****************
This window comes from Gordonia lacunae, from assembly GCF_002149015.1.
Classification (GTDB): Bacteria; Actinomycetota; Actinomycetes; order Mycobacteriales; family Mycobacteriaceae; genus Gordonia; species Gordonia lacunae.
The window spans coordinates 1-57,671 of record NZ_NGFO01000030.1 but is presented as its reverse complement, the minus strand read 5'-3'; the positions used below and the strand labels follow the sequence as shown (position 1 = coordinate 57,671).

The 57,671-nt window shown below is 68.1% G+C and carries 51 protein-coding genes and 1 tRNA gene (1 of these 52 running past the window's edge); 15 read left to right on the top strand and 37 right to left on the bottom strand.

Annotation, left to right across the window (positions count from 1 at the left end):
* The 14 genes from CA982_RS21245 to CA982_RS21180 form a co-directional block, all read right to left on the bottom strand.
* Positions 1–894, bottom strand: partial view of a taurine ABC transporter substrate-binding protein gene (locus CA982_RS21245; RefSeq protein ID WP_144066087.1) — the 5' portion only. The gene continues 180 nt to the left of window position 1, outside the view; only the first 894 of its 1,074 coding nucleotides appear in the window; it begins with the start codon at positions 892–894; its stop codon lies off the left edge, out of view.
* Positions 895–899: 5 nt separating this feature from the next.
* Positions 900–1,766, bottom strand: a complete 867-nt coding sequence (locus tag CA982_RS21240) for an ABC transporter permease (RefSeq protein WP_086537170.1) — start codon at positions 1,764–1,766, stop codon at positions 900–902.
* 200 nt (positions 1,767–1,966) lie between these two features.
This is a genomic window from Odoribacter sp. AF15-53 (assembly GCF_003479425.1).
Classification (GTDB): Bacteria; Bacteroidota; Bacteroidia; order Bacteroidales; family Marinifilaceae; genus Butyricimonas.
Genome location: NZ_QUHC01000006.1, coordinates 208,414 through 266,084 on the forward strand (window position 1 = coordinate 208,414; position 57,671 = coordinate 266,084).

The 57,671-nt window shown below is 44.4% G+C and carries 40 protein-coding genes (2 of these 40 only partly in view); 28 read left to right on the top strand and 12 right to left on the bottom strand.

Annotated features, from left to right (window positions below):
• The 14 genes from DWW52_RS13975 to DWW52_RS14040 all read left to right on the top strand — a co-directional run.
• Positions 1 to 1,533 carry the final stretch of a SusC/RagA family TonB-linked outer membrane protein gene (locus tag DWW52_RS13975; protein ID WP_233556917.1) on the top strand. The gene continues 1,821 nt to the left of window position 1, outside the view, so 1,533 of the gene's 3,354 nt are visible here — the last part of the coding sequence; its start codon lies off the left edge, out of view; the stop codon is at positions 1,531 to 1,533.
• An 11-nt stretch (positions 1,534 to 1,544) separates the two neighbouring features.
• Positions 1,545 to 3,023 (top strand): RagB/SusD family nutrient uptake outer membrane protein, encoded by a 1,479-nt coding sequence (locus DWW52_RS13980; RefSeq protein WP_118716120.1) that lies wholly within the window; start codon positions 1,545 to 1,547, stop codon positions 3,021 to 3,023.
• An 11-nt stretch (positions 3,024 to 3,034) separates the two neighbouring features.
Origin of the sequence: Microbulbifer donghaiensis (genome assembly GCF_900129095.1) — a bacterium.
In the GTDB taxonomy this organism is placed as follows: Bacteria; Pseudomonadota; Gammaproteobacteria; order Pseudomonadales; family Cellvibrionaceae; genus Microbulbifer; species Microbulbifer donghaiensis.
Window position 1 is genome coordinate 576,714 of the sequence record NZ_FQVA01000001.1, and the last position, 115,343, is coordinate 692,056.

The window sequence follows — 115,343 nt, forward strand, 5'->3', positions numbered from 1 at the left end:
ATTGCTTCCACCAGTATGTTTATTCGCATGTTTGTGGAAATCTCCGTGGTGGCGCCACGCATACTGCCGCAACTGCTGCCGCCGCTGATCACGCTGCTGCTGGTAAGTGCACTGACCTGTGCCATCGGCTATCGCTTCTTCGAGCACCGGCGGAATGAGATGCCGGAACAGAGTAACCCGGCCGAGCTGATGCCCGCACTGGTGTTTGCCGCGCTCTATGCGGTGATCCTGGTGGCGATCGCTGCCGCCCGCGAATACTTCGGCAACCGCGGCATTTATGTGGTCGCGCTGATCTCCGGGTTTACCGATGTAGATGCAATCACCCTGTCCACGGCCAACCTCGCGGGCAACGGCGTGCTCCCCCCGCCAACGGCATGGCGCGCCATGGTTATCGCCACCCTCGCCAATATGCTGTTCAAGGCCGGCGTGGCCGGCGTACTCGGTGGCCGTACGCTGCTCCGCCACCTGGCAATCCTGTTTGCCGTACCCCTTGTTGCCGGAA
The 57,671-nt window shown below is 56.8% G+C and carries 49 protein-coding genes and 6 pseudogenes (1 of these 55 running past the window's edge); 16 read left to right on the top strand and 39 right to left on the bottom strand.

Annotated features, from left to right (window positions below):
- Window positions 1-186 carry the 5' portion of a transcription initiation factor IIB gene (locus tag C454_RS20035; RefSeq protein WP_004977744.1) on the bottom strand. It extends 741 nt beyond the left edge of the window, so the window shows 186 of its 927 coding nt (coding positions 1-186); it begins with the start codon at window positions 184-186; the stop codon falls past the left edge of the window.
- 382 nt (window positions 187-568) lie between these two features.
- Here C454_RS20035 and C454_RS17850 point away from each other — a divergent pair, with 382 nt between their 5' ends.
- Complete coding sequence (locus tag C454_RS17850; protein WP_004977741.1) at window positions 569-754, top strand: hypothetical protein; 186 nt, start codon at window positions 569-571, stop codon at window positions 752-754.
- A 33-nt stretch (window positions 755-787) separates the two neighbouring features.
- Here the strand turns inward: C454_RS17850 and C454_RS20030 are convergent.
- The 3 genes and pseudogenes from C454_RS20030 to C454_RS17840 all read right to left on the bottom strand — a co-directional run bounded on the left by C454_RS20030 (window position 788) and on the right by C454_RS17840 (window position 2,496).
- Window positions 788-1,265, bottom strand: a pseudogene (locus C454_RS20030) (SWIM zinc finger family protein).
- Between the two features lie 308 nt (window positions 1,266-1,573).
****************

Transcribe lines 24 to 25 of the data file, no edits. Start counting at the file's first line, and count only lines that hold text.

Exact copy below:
The window sequence follows — 115,343 nt, forward strand, 5'->3', positions numbered from 1 at the left end:
ATTGCTTCCACCAGTATGTTTATTCGCATGTTTGTGGAAATCTCCGTGGTGGCGCCACGCATACTGCCGCAACTGCTGCCGCCGCTGATCACGCTGCTGCTGGTAAGTGCACTGACCTGTGCCATCGGCTATCGCTTCTTCGAGCACCGGCGGAATGAGATGCCGGAACAGAGTAACCCGGCCGAGCTGATGCCCGCACTGGTGTTTGCCGCGCTCTATGCGGTGATCCTGGTGGCGATCGCTGCCGCCCGCGAATACTTCGGCAACCGCGGCATTTATGTGGTCGCGCTGATCTCCGGGTTTACCGATGTAGATGCAATCACCCTGTCCACGGCCAACCTCGCGGGCAACGGCGTGCTCCCCCCGCCAACGGCATGGCGCGCCATGGTTATCGCCACCCTCGCCAATATGCTGTTCAAGGCCGGCGTGGCCGGCGTACTCGGTGGCCGTACGCTGCTCCGCCACCTGGCAATCCTGTTTGCCGTACCCCTTGTTGCCGGAA